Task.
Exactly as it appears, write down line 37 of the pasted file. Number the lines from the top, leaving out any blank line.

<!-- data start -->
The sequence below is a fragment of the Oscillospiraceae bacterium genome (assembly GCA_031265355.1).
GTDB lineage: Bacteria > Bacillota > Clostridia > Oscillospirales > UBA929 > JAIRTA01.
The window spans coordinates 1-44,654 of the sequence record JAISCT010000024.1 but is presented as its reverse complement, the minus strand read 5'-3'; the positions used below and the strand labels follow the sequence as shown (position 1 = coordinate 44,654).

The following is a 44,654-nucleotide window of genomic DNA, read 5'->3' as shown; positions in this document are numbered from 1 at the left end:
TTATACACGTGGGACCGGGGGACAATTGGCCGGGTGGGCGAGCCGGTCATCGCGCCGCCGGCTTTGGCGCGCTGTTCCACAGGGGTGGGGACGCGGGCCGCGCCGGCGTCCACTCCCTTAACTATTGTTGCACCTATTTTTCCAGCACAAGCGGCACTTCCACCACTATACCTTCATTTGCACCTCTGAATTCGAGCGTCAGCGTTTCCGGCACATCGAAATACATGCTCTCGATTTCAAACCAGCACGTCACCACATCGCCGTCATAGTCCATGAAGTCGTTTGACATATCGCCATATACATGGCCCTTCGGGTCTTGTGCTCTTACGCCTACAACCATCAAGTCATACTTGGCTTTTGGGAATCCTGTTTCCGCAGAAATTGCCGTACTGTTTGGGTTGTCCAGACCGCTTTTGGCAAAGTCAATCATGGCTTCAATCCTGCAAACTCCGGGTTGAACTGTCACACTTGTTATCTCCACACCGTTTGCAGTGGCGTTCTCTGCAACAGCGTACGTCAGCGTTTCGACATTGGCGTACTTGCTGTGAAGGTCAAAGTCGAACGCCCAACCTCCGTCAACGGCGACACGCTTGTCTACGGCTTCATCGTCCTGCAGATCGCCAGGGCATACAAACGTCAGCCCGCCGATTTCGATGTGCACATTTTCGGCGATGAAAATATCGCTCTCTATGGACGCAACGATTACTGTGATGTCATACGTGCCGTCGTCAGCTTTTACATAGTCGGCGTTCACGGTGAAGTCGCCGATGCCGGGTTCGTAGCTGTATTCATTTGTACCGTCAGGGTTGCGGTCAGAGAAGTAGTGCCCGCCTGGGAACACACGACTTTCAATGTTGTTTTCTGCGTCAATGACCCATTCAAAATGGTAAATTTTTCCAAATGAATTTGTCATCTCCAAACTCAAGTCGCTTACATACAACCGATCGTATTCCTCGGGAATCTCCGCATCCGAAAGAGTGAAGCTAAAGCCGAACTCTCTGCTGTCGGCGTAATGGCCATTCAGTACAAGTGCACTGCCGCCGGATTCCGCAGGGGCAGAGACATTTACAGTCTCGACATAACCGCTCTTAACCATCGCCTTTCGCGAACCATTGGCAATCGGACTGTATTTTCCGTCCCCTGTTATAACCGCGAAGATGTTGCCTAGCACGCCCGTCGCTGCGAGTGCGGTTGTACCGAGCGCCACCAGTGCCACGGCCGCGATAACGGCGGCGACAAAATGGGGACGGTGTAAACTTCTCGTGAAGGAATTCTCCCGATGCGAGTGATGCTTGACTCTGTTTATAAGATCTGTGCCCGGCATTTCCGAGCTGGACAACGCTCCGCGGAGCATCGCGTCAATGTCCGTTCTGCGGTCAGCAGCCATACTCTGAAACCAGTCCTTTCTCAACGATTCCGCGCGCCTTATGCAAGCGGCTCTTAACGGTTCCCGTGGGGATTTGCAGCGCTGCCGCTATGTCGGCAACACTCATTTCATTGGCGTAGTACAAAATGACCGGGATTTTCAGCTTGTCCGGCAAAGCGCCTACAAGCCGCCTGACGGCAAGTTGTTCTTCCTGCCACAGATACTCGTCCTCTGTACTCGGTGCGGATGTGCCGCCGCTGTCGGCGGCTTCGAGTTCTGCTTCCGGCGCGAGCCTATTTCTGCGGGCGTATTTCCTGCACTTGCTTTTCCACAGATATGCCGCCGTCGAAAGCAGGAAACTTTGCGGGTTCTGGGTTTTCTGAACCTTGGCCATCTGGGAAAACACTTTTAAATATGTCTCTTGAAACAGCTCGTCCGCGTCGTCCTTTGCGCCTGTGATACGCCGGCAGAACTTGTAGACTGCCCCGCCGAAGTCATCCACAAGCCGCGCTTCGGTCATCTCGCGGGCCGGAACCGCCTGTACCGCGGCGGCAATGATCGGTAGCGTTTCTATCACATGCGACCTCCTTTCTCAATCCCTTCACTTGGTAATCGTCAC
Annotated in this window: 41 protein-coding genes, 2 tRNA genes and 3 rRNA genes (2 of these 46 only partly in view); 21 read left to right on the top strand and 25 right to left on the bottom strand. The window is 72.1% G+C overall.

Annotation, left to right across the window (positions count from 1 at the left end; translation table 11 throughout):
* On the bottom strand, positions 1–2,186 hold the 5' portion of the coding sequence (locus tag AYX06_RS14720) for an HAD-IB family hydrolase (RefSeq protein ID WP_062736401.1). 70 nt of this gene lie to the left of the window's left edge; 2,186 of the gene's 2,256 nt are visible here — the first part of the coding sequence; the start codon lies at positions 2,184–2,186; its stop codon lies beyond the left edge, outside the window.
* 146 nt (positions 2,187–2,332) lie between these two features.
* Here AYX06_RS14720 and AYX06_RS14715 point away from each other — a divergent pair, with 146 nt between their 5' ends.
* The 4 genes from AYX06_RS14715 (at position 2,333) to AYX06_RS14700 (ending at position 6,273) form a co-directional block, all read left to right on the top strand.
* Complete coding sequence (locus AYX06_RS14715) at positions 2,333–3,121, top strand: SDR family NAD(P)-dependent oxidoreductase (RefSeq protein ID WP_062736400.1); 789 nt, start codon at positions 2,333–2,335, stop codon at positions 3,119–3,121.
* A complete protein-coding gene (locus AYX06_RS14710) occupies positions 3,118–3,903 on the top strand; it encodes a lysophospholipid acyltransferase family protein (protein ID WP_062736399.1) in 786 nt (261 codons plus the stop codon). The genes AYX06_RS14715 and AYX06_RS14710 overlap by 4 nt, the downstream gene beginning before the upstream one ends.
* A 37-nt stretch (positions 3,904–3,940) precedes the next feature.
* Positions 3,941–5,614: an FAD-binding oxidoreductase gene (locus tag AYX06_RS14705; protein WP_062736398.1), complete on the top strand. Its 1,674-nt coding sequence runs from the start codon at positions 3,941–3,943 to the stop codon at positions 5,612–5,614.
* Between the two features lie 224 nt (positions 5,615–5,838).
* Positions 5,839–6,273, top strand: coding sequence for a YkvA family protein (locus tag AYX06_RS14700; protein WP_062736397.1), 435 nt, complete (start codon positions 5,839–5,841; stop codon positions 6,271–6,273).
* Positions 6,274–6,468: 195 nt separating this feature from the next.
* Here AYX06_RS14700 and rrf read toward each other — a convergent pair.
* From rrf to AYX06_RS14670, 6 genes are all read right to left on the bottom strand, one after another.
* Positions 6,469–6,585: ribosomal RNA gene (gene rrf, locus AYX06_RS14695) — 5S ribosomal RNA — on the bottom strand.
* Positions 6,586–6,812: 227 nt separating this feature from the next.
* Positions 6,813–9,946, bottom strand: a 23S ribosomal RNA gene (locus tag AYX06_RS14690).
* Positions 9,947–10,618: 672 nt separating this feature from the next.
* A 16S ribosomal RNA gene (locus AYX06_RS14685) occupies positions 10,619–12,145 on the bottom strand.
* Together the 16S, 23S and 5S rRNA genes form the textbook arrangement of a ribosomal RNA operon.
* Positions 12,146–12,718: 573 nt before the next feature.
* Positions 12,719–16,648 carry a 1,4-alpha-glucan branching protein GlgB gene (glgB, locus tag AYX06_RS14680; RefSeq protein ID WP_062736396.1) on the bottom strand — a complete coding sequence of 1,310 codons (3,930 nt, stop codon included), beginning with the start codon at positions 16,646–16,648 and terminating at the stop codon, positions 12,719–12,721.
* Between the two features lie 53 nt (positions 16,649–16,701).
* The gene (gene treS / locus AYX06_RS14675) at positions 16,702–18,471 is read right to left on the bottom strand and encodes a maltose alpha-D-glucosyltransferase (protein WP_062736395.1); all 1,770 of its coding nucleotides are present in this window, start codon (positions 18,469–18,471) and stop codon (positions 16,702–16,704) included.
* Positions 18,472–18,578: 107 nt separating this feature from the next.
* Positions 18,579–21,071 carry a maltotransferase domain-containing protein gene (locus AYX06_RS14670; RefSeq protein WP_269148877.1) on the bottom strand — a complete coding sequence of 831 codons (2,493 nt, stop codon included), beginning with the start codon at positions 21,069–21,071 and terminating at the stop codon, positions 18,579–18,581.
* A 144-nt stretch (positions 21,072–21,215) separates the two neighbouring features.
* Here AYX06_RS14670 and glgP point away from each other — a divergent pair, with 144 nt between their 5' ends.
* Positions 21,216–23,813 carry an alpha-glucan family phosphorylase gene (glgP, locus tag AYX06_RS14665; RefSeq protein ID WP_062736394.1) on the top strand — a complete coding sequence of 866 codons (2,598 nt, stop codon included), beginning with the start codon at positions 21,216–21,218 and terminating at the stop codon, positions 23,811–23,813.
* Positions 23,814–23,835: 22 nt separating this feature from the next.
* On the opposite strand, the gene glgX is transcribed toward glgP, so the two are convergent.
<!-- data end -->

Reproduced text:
* On the opposite strand, the gene glgX is transcribed toward glgP, so the two are convergent.